ACTIONABLE RESEARCH ON GEN Z AND MILLENNIALS
How Millennials Have Disrupted the Fashion Industry

How Millennials Have Disrupted the Fashion Industry

Young consumers’ love of fast fashion and real-time access to new trends is changing long-held fashion traditions, and speeding up the industry.

Millennials’ disruption of the fashion world is happening on many fronts. We’ve talked about how their prioritization of tech and experiences has fragmented their spending and put a strain on once successful fashion brands. Those retailers also point to young consumers’ multi-functional wardrobes, the casualization of the workplace, and a lack of strong new fashion trends as reasons they’re struggling. Athleisure is an exception, and young consumers’ embrace of workout wear as fashion has many hustling to keep up. Of course, the plethora of online shopping choices that Millennials and teens’ are turning to is perhaps the biggest disruption of all. But young shoppers aren’t just confusing the fashion industry with their tastes and spending preferences, their behavior is fundamentally changing how that industry works.

The traditional fashion industry schedule has seasons of clothing walking down the runway months and months before they’re actually available. But Millennials’ access to real-time updates on runway trends has quickly made this system seem antiquated. Social platforms like Instagram, Pinterest, and Tumblr have created a generation with more access to “high-level” fashion and runway looks. They’ve become the fashion insiders—and brands have, in fact, welcomed this access. Sharing images of new styles on social has become par for the course for designers, who have been embracing the newest digital platforms each fashion week as a way to market to their young tech-savvy users. Last fall in New York, livestreaming app Periscope was the fashion world’s new fave. Live streams of fashion shows from brands like Tommy Hilfiger and Jeremy Scott were broadcast through the platform, where others provided behind-the-scenes looks at events. Digiday reported that the live streams helped to provide the transparency and access that “younger generations of luxury buyers” are more accustomed to. But this runway oversharing has perhaps had unintended consequences. Now, young consumers want to buy the new trends they love now—not in a few months.

Their desire to have immediate access to the new trends they see online is giving an edge to fast fashion retailers like Zara, Forever 21, and H&M, who, as Business Insider notes, can “respond to fashion changes” and new styles much more quickly. When we asked Millennials and teens to tell us their favorite clothing brand in a recent monthly survey, both Forever 21 and H&M made the top 20 list. This year, Forever 21 usurped Nike for the top spot in the female favorites list. As we noted, brands like Forever 21 and H&M have seen their U.S. market share rise significantly in the last ten years and have especially resonated with female consumers, many of whom who named Forever 21 as a favorite because they stay “up to date with the latest trends.” Now more traditional brands are trying to find ways to keep up, and the fashion industry’s schedule is speeding up.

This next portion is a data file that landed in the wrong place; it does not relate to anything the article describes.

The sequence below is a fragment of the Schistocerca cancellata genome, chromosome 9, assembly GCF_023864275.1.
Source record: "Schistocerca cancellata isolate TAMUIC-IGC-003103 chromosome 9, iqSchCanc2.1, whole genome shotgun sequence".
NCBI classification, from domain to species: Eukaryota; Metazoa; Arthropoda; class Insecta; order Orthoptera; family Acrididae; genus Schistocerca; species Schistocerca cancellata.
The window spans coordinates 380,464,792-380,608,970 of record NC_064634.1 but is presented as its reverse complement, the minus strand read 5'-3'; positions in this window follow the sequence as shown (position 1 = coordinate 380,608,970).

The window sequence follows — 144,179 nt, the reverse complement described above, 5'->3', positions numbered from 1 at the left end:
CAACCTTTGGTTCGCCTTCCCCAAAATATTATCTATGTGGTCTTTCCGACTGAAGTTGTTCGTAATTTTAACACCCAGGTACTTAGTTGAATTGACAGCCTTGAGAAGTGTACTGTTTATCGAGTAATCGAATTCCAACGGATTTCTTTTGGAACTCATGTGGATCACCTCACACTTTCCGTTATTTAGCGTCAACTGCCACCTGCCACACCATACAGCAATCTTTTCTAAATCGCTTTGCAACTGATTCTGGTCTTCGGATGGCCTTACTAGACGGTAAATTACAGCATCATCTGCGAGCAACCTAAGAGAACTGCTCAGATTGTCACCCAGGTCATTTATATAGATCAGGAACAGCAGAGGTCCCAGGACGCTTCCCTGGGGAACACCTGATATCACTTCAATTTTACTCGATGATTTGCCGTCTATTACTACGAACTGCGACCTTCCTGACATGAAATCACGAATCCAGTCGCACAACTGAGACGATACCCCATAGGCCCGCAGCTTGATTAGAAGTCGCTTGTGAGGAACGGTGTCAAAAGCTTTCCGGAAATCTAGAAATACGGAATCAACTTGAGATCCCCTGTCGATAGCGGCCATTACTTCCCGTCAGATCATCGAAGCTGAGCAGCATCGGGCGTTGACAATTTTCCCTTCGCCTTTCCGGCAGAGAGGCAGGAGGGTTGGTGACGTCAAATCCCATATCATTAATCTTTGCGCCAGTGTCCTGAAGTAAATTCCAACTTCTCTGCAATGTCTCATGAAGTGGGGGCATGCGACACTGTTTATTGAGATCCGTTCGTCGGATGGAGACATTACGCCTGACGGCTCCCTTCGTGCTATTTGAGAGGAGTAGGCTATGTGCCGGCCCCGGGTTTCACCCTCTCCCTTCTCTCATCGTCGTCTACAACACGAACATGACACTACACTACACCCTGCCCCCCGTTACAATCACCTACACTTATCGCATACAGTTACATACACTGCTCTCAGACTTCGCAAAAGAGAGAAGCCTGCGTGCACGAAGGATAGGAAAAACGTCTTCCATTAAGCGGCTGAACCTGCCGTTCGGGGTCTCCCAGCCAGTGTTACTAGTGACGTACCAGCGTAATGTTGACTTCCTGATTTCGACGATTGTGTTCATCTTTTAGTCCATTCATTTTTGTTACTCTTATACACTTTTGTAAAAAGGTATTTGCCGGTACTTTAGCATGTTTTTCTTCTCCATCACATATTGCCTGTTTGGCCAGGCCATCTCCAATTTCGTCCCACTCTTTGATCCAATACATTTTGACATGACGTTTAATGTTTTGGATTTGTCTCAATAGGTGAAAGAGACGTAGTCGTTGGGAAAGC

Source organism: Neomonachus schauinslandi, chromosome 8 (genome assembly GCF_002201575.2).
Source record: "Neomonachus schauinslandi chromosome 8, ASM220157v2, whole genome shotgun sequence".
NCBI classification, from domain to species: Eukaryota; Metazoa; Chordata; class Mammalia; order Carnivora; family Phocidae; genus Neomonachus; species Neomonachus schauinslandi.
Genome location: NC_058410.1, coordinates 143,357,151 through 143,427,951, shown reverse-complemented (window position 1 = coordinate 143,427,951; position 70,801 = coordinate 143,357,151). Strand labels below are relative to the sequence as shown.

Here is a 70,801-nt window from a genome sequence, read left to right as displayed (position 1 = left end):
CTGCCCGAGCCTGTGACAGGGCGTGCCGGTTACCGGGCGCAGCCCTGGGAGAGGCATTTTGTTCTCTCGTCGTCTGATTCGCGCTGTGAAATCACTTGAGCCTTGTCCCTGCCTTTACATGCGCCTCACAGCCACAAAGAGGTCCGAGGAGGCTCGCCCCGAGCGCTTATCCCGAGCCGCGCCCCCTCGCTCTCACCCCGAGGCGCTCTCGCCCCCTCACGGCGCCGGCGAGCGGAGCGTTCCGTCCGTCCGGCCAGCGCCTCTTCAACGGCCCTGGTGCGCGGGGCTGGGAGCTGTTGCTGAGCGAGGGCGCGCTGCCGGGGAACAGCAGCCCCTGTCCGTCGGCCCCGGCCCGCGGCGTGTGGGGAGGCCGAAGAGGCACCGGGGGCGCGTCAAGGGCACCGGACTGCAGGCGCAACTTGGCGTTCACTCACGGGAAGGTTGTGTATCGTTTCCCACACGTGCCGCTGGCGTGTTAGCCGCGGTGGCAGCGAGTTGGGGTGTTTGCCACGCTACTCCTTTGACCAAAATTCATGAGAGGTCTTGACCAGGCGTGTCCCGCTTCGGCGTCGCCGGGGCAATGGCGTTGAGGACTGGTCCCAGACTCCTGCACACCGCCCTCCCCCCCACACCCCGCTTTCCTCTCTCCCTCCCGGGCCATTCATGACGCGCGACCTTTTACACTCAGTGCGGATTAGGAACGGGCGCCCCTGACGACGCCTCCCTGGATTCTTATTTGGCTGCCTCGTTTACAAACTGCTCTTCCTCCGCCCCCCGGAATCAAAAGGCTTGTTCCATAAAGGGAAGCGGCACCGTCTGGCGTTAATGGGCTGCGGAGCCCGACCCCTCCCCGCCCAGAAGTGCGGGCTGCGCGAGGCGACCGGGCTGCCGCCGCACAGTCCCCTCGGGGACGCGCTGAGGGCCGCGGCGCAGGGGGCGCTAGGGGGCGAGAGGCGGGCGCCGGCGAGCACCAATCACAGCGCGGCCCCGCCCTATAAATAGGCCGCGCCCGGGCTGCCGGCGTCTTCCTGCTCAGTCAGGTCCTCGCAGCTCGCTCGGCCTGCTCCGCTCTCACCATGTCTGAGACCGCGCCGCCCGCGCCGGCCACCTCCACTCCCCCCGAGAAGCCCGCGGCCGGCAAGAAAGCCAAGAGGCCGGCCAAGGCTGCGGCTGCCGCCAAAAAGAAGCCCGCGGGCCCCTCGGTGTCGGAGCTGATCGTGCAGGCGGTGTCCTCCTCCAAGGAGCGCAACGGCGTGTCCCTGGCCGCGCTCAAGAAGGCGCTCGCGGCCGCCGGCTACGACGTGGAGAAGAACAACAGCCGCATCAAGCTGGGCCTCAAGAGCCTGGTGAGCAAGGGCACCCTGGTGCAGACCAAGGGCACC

Designers and retailers are experimenting with “instantly shoppable fashion shows” to adjust to consumers’ new expectations. Last month, Burberry partnered with Apple TV to show an “immediately buyable collection” during fashion week. Viewers could watch the runway show of the “February 2016” looks (note: no season in that name) and request a call from a Burberry consultant to pre-order pieces. Michael Kors, Proenza Schouler, Banana Republic and several other designers also experimented with “see now buy now” collections at NYFW, with many offering a limited selection of the designs online immediately after their shows—a fashion collection preview if you will. Rebecca Minkoff (who says she’s the “only Millennial designer of the same age and sex as her consumer”) is also dedicated to speeding up the fashion cycle. This year, Minkoff plans to show clothes that will be available to buy in the next 45 days, as opposed to the traditional six months, to avoid “image fatigue” and fast fashion competition. (Note the #seebuywear tag that the designer included on the Instagram post of her spring looks.) While Racked reports that, “there’s still a lot of work to be done to make this a viable business model,” clearly the fashion industry is shaking up tradition and heading for some major change—and it likely has Millennials’ impatience to thank.